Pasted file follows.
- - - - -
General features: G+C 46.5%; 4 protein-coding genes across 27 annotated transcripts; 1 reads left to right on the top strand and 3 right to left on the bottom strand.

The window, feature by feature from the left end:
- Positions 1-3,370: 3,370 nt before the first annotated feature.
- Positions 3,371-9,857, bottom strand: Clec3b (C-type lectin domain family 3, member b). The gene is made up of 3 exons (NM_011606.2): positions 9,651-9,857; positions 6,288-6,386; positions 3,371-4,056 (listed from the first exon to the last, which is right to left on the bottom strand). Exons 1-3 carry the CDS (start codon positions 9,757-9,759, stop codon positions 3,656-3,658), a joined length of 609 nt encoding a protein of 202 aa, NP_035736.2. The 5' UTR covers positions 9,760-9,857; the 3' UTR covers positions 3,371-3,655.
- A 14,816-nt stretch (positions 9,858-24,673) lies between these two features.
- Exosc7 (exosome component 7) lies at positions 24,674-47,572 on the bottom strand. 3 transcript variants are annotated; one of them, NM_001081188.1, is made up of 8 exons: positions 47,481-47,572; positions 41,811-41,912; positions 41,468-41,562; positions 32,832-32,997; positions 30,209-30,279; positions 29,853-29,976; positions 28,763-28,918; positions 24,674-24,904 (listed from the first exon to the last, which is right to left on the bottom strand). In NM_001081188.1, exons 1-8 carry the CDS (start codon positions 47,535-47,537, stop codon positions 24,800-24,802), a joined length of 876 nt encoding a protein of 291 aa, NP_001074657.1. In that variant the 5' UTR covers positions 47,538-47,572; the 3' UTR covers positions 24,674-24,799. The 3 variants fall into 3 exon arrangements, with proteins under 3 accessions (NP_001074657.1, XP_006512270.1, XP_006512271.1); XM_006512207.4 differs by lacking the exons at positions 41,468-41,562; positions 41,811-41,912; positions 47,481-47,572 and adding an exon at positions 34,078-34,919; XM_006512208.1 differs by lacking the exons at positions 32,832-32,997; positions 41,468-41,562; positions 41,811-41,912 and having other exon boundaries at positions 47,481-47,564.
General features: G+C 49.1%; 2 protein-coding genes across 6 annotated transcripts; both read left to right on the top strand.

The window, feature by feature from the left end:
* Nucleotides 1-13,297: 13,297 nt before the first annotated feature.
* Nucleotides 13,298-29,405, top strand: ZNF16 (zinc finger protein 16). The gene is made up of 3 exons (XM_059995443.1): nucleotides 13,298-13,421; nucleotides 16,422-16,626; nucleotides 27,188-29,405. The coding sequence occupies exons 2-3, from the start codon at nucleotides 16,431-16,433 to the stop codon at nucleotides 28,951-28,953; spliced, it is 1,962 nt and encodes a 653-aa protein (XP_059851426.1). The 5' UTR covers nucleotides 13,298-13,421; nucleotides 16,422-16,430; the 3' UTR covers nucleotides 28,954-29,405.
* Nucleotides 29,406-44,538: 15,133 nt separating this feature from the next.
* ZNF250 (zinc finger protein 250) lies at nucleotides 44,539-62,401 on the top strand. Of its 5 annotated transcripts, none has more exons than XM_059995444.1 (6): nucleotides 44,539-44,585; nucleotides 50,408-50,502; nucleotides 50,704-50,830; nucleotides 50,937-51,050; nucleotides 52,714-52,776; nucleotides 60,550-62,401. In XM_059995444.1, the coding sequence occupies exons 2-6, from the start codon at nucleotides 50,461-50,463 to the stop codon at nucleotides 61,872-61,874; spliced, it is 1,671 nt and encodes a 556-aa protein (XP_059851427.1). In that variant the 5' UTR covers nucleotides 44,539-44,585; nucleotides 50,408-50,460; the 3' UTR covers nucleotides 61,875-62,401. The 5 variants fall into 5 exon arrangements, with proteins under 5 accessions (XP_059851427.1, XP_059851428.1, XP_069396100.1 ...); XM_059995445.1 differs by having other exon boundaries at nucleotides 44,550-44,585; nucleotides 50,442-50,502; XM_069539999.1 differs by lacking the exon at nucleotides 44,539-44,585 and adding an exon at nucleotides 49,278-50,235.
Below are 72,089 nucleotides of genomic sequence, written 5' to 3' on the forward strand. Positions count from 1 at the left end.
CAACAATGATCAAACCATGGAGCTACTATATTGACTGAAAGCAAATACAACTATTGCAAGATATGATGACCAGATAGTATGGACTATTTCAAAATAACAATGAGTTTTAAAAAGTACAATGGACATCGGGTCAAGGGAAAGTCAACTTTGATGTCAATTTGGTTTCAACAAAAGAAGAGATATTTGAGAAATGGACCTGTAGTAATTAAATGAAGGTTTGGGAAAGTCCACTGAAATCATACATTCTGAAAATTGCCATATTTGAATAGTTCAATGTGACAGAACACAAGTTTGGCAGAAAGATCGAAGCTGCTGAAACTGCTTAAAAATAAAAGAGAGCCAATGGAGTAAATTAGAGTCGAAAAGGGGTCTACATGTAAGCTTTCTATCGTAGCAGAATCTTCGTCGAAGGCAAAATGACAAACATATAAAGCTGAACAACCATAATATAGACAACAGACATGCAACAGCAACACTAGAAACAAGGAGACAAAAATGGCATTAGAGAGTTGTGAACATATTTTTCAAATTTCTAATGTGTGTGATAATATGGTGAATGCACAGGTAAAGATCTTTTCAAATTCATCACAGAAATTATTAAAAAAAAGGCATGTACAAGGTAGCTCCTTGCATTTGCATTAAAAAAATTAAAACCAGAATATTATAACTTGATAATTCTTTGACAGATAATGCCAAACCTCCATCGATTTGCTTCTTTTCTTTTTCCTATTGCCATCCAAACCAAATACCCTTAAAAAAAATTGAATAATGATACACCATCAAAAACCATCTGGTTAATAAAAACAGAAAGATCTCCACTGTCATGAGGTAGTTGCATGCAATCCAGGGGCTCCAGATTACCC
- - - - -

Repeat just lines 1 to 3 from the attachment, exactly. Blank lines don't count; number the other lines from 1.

General features: G+C 46.5%; 4 protein-coding genes across 27 annotated transcripts; 1 reads left to right on the top strand and 3 right to left on the bottom strand.

The window, feature by feature from the left end:
- Positions 1-3,370: 3,370 nt before the first annotated feature.